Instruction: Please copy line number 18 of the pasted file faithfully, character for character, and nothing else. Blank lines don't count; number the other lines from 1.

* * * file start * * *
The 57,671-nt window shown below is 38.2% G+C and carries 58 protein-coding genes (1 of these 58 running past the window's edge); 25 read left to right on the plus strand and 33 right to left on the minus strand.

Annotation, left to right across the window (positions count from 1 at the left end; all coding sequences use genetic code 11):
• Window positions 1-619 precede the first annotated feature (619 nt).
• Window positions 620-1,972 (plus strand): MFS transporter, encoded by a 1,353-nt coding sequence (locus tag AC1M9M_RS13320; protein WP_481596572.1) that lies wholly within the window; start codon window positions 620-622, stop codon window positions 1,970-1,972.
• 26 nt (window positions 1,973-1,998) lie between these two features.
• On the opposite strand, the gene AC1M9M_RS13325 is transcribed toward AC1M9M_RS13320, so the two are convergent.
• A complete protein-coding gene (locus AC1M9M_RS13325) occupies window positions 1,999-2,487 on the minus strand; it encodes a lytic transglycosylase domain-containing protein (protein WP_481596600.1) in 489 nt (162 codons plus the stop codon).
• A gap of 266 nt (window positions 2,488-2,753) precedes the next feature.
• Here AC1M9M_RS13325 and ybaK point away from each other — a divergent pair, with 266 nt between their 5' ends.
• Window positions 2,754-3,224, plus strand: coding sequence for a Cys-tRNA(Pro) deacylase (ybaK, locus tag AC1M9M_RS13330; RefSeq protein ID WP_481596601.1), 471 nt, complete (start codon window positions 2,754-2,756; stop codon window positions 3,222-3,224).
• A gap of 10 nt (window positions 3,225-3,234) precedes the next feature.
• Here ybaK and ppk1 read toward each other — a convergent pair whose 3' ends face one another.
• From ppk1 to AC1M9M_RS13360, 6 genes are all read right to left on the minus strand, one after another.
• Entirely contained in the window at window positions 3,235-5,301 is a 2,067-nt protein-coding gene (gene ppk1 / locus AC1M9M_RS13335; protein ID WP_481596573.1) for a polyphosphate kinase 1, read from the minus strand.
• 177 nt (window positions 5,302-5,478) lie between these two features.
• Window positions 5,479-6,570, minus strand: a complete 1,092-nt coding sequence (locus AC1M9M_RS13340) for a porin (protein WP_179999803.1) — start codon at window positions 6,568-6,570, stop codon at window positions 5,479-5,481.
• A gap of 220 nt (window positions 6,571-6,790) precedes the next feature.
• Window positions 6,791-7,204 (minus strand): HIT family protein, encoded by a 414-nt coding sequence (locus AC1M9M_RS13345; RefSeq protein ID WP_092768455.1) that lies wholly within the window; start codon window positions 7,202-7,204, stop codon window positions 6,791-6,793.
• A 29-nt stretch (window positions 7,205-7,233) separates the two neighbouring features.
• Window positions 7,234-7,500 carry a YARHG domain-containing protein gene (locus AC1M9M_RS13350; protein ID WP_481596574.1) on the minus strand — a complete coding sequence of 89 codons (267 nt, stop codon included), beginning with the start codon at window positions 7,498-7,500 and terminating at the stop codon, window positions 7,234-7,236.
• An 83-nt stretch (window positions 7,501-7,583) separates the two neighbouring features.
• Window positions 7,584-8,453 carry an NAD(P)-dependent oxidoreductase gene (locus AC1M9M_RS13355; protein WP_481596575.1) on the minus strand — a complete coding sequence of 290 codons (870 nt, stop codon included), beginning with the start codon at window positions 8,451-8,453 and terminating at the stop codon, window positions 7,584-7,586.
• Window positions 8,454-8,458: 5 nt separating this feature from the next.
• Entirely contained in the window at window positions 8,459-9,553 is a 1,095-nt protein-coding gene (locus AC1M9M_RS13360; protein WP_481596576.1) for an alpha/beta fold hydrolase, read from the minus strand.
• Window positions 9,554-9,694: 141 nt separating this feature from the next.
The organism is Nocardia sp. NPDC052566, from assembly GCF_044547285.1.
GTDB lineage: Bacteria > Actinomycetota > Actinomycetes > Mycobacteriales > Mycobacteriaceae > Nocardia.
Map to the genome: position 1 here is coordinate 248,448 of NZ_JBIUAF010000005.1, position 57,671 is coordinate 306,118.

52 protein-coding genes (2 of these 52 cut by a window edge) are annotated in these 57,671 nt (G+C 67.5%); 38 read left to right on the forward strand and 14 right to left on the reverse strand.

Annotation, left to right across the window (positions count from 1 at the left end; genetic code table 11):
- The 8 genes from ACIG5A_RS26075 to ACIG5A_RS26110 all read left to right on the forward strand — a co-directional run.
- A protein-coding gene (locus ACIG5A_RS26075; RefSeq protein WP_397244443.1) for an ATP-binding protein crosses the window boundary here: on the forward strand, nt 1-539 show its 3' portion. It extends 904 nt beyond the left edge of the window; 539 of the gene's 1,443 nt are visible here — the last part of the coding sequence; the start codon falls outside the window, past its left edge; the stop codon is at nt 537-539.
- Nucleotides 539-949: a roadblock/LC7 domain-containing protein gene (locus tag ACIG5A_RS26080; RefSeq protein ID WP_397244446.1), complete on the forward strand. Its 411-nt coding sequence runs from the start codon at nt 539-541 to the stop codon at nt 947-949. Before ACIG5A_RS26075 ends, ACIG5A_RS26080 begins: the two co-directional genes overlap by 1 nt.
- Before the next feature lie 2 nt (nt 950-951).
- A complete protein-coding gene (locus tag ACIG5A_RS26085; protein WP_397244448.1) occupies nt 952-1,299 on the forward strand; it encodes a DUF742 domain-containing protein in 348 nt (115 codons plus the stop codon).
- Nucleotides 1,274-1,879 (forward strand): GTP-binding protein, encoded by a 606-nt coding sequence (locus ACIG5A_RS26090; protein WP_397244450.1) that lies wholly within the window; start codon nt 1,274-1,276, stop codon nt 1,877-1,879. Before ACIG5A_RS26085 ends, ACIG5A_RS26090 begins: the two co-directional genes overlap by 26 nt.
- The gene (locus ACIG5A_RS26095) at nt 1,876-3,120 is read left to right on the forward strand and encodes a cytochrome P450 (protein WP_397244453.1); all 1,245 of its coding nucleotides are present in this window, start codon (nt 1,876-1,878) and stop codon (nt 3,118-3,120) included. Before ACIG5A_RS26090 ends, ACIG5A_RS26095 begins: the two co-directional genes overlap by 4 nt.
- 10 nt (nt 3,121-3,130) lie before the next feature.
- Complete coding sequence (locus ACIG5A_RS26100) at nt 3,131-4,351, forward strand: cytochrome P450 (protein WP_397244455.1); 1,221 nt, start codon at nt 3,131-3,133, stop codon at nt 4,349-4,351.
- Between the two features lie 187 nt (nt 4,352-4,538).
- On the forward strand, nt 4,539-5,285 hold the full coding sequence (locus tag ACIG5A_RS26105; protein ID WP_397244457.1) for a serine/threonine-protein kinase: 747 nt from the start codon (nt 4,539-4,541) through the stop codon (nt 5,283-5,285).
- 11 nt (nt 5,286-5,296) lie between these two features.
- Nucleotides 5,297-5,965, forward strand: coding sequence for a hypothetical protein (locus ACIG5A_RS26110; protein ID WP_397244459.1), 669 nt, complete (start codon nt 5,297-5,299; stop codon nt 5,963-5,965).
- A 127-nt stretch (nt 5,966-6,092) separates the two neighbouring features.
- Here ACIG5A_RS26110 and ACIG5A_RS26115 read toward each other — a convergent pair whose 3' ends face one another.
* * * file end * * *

• Window positions 6,791-7,204 (minus strand): HIT family protein, encoded by a 414-nt coding sequence (locus AC1M9M_RS13345; RefSeq protein ID WP_092768455.1) that lies wholly within the window; start codon window positions 7,202-7,204, stop codon window positions 6,791-6,793.